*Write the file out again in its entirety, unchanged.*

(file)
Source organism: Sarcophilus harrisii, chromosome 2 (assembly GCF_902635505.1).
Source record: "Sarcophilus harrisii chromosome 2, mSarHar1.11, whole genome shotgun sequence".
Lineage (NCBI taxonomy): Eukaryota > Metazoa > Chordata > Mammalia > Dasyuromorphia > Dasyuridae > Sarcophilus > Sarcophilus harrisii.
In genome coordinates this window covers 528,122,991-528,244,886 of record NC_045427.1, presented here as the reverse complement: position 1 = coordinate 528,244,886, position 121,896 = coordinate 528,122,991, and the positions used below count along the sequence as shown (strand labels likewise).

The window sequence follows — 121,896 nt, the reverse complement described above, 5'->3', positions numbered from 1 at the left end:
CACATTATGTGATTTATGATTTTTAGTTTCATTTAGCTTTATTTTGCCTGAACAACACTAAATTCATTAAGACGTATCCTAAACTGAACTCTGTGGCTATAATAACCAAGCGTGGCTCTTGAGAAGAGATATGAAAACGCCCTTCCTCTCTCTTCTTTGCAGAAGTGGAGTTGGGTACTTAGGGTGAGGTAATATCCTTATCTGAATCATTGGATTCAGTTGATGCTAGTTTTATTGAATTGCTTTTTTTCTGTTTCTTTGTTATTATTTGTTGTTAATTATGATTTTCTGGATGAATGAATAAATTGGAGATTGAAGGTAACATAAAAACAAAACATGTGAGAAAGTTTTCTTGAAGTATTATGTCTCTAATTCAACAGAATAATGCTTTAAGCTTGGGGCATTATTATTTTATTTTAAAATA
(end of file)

Source organism: Sarcophilus harrisii, chromosome 2 (assembly GCF_902635505.1).
Source record: "Sarcophilus harrisii chromosome 2, mSarHar1.11, whole genome shotgun sequence".
Lineage (NCBI taxonomy): Eukaryota > Metazoa > Chordata > Mammalia > Dasyuromorphia > Dasyuridae > Sarcophilus > Sarcophilus harrisii.
In genome coordinates this window covers 528,122,991-528,244,886 of record NC_045427.1, presented here as the reverse complement: position 1 = coordinate 528,244,886, position 121,896 = coordinate 528,122,991, and the positions used below count along the sequence as shown (strand labels likewise).

The window sequence follows — 121,896 nt, the reverse complement described above, 5'->3', positions numbered from 1 at the left end:
CACATTATGTGATTTATGATTTTTAGTTTCATTTAGCTTTATTTTGCCTGAACAACACTAAATTCATTAAGACGTATCCTAAACTGAACTCTGTGGCTATAATAACCAAGCGTGGCTCTTGAGAAGAGATATGAAAACGCCCTTCCTCTCTCTTCTTTGCAGAAGTGGAGTTGGGTACTTAGGGTGAGGTAATATCCTTATCTGAATCATTGGATTCAGTTGATGCTAGTTTTATTGAATTGCTTTTTTTCTGTTTCTTTGTTATTATTTGTTGTTAATTATGATTTTCTGGATGAATGAATAAATTGGAGATTGAAGGTAACATAAAAACAAAACATGTGAGAAAGTTTTCTTGAAGTATTATGTCTCTAATTCAACAGAATAATGCTTTAAGCTTGGGGCATTATTATTTTATTTTAAAATA